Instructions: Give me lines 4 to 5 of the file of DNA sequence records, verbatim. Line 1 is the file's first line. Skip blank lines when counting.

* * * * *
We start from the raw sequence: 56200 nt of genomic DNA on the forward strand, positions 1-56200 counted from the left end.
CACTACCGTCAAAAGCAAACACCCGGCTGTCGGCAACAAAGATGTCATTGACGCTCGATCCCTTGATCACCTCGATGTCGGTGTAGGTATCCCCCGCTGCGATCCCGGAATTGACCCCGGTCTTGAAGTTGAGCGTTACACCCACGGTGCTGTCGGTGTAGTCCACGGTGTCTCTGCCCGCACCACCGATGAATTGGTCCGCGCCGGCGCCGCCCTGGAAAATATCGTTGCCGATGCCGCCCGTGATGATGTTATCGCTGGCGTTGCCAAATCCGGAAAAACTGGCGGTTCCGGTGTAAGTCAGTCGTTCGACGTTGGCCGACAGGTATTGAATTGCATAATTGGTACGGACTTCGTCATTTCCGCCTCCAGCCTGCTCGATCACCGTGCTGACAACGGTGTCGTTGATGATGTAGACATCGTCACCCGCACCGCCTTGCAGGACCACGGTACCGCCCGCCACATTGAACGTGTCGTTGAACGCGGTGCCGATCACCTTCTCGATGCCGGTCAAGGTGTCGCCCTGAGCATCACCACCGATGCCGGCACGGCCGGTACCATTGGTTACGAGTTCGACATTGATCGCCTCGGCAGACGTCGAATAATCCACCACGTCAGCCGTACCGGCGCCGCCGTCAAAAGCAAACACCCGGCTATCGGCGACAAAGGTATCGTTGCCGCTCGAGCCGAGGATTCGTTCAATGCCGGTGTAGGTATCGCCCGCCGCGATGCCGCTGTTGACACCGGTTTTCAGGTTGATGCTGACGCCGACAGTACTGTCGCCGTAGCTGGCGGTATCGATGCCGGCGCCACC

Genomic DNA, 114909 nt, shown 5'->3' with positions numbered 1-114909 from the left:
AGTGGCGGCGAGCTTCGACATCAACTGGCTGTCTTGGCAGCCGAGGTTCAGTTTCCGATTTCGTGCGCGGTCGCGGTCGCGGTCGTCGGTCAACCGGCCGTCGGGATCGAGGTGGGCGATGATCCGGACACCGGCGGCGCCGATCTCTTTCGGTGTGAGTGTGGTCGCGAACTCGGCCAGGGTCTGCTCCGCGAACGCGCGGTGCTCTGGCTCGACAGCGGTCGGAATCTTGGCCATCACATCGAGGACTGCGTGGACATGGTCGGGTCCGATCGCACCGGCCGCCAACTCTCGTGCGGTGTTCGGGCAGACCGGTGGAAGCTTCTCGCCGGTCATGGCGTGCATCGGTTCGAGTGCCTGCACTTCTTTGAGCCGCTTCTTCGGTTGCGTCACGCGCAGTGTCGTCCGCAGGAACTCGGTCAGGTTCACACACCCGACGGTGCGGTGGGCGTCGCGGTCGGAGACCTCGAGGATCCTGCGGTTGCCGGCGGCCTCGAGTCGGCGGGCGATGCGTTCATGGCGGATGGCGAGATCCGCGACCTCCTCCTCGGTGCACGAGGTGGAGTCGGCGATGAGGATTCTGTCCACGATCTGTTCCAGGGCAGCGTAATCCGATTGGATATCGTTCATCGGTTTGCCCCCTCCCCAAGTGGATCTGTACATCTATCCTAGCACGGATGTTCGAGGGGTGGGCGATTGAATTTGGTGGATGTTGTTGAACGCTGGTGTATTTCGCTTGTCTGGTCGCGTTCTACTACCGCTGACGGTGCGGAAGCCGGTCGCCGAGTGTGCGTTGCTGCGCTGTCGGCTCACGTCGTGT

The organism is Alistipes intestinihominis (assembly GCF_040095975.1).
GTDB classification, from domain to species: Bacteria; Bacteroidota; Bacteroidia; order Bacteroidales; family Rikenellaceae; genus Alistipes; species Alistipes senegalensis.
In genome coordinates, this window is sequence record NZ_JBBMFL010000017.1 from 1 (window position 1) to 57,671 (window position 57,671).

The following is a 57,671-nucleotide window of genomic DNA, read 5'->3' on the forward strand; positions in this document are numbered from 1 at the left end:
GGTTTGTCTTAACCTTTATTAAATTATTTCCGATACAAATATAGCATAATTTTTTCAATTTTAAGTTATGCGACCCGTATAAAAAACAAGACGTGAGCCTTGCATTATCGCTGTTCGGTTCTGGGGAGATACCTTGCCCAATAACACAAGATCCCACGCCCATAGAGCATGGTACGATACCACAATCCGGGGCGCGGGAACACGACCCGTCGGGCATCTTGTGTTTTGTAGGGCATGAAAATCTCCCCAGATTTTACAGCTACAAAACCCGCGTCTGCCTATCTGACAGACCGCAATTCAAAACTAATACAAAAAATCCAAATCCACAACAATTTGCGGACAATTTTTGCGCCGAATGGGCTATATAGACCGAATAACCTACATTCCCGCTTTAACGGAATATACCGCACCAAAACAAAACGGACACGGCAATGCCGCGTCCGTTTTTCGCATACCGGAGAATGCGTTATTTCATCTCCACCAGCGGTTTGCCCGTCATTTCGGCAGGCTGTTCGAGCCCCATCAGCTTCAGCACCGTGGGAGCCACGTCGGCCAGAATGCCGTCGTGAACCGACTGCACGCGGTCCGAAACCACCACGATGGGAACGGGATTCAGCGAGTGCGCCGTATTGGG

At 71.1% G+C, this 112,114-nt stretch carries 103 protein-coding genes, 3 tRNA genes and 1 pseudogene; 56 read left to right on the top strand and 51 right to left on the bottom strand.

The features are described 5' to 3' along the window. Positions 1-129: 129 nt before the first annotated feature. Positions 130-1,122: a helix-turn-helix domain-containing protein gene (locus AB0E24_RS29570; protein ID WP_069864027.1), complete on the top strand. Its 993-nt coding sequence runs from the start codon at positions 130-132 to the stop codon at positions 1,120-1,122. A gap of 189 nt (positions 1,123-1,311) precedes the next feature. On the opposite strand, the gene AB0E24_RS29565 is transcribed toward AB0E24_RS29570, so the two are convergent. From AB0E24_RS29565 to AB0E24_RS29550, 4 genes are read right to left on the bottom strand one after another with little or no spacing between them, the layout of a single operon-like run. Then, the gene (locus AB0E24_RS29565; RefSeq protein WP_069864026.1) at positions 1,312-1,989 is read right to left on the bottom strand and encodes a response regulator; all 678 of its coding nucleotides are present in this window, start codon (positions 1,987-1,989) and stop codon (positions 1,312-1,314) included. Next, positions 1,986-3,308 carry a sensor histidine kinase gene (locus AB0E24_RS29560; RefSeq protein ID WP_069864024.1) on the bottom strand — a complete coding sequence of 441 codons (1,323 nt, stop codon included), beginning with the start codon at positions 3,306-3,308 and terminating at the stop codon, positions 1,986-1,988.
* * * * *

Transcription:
AGTGGCGGCGAGCTTCGACATCAACTGGCTGTCTTGGCAGCCGAGGTTCAGTTTCCGATTTCGTGCGCGGTCGCGGTCGCGGTCGTCGGTCAACCGGCCGTCGGGATCGAGGTGGGCGATGATCCGGACACCGGCGGCGCCGATCTCTTTCGGTGTGAGTGTGGTCGCGAACTCGGCCAGGGTCTGCTCCGCGAACGCGCGGTGCTCTGGCTCGACAGCGGTCGGAATCTTGGCCATCACATCGAGGACTGCGTGGACATGGTCGGGTCCGATCGCACCGGCCGCCAACTCTCGTGCGGTGTTCGGGCAGACCGGTGGAAGCTTCTCGCCGGTCATGGCGTGCATCGGTTCGAGTGCCTGCACTTCTTTGAGCCGCTTCTTCGGTTGCGTCACGCGCAGTGTCGTCCGCAGGAACTCGGTCAGGTTCACACACCCGACGGTGCGGTGGGCGTCGCGGTCGGAGACCTCGAGGATCCTGCGGTTGCCGGCGGCCTCGAGTCGGCGGGCGATGCGTTCATGGCGGATGGCGAGATCCGCGACCTCCTCCTCGGTGCACGAGGTGGAGTCGGCGATGAGGATTCTGTCCACGATCTGTTCCAGGGCAGCGTAATCCGATTGGATATCGTTCATCGGTTTGCCCCCTCCCCAAGTGGATCTGTACATCTATCCTAGCACGGATGTTCGAGGGGTGGGCGATTGAATTTGGTGGATGTTGTTGAACGCTGGTGTATTTCGCTTGTCTGGTCGCGTTCTACTACCGCTGACGGTGCGGAAGCCGGTCGCCGAGTGTGCGTTGCTGCGCTGTCGGCTCACGTCGTGT

The organism is Alistipes intestinihominis (assembly GCF_040095975.1).